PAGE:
Decades ago, when I was doing my Masters in Psychology, people used to say, only ‘mental’ people study psychology or that people who study psychology are not ‘normal’. It used to break my heart and I used to explain that it was not like that. Both my parents, being psychologists, would just smile and say it is stigmatized and people will understand how important it is to be mentally healthy and that this is going to change with time when there is more awareness.
Now, after three decades or so, when I sit and write this, I have the same feelings; nothing has changed in decades and this brings pangs of anguish, sadness and pessimism: How much more time? After all, when is it going to change?
Mental health in Pakistan has always been neglected or sidelined; people still struggle with their mental health, refraining from seeking help due to the fear of being judged or labelled. Even the students of psychology and counselling have to face this wrath. This is very disturbing as not seeking help, when it is needed, deeply affects the entire life. In spite of significant developments around the world in creating awareness and tackling the stigma attached to seeking mental help, Pakistan still lags far behind in making it socially acceptable to seek therapy. We, as a nation, have been living in denial about mental health issues.
The pandemic has affected mental health all over the world and has posed serious implications on the quality of life; there is so much suffering and seeing the near and dear ones suffer has created mental health issues. There is fear, depression, insecurity, anxiety and so much more. Now there is a dire need to address these issues, instead of brushing them under the carpet. The first step to deal with these is awareness of the importance of mental health. Going to a counsellor or therapist when you are feeling sad, grieving or overwhelmed should be as normal as going to the doctor when you have flu or fever.
We all know that we need to end the stigma about mental health and, in this regards, awareness is the key step. Different study programmes, local and international, have been out, trying to create this awareness. Pakistan offers amazing study programmes in psychology: general psychology, clinical psychology, organisational psychology etc. and also in psychiatry; these are awarded by recognized universities of Pakistan and a lot of valuable research is being done in these fields. I did my masters in psychology from a Pakistani university and it set a solid foundation for my future psychology studies; however, my pursuits of exploring more in the field took me to a couple of international universities and institutions that actually opened new avenues throughout my journey.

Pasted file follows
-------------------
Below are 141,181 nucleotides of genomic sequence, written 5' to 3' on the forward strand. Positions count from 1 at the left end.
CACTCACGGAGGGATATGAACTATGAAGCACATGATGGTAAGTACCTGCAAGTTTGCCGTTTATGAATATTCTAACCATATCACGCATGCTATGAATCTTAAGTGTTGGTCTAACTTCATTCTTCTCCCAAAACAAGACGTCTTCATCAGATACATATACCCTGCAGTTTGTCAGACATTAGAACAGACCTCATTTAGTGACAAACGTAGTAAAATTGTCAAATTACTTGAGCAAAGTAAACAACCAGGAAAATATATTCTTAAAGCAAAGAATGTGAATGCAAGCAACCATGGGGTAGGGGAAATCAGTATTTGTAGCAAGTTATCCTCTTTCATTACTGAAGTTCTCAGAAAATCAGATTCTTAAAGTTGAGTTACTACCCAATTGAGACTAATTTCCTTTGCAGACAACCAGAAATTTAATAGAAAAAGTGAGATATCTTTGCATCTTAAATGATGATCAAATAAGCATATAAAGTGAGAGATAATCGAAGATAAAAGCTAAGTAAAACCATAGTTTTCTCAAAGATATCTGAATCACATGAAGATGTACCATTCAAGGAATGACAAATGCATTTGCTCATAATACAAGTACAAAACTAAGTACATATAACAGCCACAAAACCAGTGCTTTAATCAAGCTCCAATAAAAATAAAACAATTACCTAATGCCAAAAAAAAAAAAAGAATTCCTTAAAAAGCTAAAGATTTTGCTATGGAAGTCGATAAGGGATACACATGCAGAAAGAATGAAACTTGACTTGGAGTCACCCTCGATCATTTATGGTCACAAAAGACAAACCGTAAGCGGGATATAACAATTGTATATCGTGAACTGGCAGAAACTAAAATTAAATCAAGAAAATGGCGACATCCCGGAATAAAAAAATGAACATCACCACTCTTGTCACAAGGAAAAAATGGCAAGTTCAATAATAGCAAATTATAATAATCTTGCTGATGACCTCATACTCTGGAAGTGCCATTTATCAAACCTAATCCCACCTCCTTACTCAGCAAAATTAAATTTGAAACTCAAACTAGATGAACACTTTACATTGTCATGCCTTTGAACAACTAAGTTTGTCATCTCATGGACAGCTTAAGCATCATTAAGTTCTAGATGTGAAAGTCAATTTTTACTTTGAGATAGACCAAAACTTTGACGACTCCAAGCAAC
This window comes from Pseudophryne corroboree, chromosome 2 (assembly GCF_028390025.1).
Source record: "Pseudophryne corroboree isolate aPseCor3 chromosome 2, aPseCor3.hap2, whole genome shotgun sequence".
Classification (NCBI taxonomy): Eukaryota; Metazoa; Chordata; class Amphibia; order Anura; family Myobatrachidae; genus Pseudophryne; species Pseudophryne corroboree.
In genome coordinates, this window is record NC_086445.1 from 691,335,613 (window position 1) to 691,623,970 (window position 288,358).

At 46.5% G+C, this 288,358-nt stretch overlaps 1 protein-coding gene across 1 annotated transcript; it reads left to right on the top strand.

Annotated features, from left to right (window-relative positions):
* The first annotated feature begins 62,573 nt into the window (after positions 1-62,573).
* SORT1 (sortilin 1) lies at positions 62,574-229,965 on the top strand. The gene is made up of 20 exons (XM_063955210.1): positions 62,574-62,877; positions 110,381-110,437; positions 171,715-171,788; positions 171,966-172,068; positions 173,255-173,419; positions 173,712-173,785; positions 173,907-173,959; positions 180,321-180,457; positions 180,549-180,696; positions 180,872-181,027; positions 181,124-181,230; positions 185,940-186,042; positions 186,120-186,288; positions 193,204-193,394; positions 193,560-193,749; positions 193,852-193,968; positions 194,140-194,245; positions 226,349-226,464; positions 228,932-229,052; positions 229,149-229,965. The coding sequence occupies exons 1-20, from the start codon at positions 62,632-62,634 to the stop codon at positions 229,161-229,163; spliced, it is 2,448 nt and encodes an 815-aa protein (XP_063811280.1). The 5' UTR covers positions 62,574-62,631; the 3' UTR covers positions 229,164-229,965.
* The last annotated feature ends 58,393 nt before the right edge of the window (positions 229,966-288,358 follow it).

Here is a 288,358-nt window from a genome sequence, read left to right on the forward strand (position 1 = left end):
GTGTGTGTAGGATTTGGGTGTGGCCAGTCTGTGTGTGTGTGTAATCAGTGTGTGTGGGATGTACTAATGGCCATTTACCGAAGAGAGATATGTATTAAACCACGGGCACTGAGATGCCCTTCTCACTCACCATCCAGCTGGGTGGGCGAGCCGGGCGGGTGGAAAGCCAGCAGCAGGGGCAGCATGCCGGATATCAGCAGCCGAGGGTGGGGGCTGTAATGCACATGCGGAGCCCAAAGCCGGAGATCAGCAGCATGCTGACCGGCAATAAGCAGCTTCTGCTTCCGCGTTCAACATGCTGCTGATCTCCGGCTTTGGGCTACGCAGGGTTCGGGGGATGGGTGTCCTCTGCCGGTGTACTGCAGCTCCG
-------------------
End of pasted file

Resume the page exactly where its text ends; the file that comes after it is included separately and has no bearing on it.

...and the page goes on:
It was through these international platforms I learned that mental health does not refer to people with psychotic problems only; it also refers to people who are in conflict and are stuck in dealing with them ·
Latest developments in mental health have brought the person needing help out of the hospital clinic to a beautiful therapy room with fresh flowers and a relaxing environment. Gone are the days when therapies were done only in hospitals or clinics. I learnt that we need to bring this out of the hospital clinics, into more refreshing and brighter places. It has brought the person out of the counselling couch used in Freudian times, where the psychologist sits on a side, taking notes, to a relaxing chair where the client sits and talks about his feelings not always from the past, but also in the here-and-now, where he can sit comfortably and unwind. These talking therapies are in a more relaxed and collaborative environment. A psychologist comes from a position of power, as is a doctor, but a therapist collaborates with the person and steers him to regulate his life. This is the beauty of therapy, where you yourself are the decision maker; you accept responsibility for your life and are not pressured to change.
Mental health studies are more diverse now, with latest theories and therapies cropping up each year. Apart from the studies of psychology, we need to open new avenues of counselling and psychotherapy studies that are so vast and even they have sub-categories to be explored e.g. humanistic, CBT, existential, EMDR, group therapy etc. And all these have proven to be very effective. The international courses have basically widened our horizons and updated our knowledge. I feel after studying psychology my studies of counselling and psychotherapy were like a breath of fresh air. There is so much to it that I feel I cannot do justice by writing a couple of lines on it here.
I am not saying that the study of psychology is not effective; my point is that Pakistan offers only the studies of Psychology and no institution in Pakistan offers Counselling and Psychotherapy as a local separate study programme to pursue a degree. Some local institutes have tried to fill up the gap and have brought international courses to Pakistan, which is encouraging as this has taken us to new and beautiful horizons where a lot of experiential learning is being done.